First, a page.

Chapter 4
The Fund of Funds Approach
The Concept
Venture Capital Catalyst Initiative (VCCI)
Ontario Capital Growth Corporation (OCGC)
Teralys Capital
Anges Québec (AQ)
Alberta Enterprise Corporation
B.C. Renaissance Capital Fund Ltd. (BCRCF)

Chapter 5
Government Assistance to Facilitate Venture
Capital & Direct Investments
Provincial Assistance
Newfoundland and Labrador: Direct Equity Tax Credit Program (DETC)
Nova Scotia Tax Credits
New Brunswick Small Business Investor Tax Credit
Ontario: Community Small Business Investment Funds (CSBIF)
Manitoba: Small Business Venture Capital Tax Credit
Manitoba Innovation Growth Sidecar Fund
Manitoba Business Investor Stream (BIS)
BC Investment Capital Programs
BC Immigrant Investment Fund (BCIIF)
Yukon Small Business Investment Tax Credit (YSBITC)

Chapter 6
Government Direct Participation
in Providing Venture Capital
Business Development Bank of Canada (BDC)
Atlantic Innovation Fund (AIF)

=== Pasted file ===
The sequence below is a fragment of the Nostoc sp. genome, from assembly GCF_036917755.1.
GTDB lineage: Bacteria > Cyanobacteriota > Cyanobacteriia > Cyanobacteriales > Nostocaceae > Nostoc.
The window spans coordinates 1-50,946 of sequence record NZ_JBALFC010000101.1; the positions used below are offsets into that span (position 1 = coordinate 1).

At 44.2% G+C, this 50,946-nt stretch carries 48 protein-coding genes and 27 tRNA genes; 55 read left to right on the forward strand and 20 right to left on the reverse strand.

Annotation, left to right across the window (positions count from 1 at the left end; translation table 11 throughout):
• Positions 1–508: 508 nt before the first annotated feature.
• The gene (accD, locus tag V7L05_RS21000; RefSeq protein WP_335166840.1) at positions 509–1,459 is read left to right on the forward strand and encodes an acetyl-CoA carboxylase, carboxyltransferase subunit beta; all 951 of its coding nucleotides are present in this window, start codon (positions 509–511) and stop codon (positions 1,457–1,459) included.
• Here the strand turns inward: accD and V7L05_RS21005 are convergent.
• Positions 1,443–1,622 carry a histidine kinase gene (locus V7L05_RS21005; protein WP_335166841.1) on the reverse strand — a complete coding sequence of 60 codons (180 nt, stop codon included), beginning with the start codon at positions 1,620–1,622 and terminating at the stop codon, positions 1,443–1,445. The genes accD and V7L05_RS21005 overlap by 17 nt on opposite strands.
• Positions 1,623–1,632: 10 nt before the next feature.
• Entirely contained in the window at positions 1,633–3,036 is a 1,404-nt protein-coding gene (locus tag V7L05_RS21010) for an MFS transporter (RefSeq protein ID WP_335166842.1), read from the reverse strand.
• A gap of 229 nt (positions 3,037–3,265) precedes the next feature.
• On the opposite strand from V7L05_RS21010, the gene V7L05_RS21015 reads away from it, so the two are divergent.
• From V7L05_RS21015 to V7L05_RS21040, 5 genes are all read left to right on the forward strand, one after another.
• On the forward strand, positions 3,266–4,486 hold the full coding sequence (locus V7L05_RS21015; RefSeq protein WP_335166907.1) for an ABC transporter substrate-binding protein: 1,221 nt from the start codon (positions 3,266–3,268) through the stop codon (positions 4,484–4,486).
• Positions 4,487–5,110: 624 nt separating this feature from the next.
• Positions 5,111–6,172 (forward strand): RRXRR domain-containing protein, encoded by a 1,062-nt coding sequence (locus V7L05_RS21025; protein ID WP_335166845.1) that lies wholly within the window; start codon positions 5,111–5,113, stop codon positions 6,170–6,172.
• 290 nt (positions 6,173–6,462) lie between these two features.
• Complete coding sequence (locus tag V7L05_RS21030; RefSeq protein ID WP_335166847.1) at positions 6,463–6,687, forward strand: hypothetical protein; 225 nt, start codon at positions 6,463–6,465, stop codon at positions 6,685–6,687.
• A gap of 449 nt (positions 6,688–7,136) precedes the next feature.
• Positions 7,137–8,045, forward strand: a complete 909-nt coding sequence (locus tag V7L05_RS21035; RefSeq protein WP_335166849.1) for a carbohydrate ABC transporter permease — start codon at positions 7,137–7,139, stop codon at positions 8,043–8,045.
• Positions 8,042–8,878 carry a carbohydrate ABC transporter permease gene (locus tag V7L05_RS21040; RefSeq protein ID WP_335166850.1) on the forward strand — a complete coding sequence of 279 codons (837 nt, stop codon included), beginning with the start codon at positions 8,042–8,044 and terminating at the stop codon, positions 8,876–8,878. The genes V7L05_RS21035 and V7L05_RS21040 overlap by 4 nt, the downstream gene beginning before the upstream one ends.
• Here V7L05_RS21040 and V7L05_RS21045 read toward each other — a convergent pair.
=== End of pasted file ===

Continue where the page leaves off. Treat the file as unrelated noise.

New Brunswick Innovation Foundation (NBIF)
Investissement Québec Venture Capital
Immigrants Investor Program
Desjardins Venture Capital
Réal Ventures
MaRS Investment Accelerator Fund (IAF)
Manitoba: Métis Economic Development Fund
First Peoples Economic Growth Fund Inc. (FPEGF)
Saskatchewan Entrepreneurial Fund (SEF)
Prairie Ventures Fund Limited Partnership (PVLP)
APEX Investment Fund
N.W.T. Business Development & Investment Corporation (BDIC)
Nunavut Development Corporation (NDC)
Baffin Business Development Corporation (BBDC)

Chapter 7
Venturist's Preferences
What are the Preferred Forms of Investment?
What’s in it for the Venture Capitalist?

Chapter 8
How to Meet Canadian Venture Capitalists
How to Contact Them
A Word of Caution
Canadian Venture Capital Conferences
List of Some Canadian Venture Capital Companies

Chapter 9
How to Meet American Venture Capitalists
Listings of U.S. Venture Capitalists
American Venture Capital Conferences

Chapter 10
Overseas Venture Capitalist Conferences
How to Meet Overseas Venture Capitalists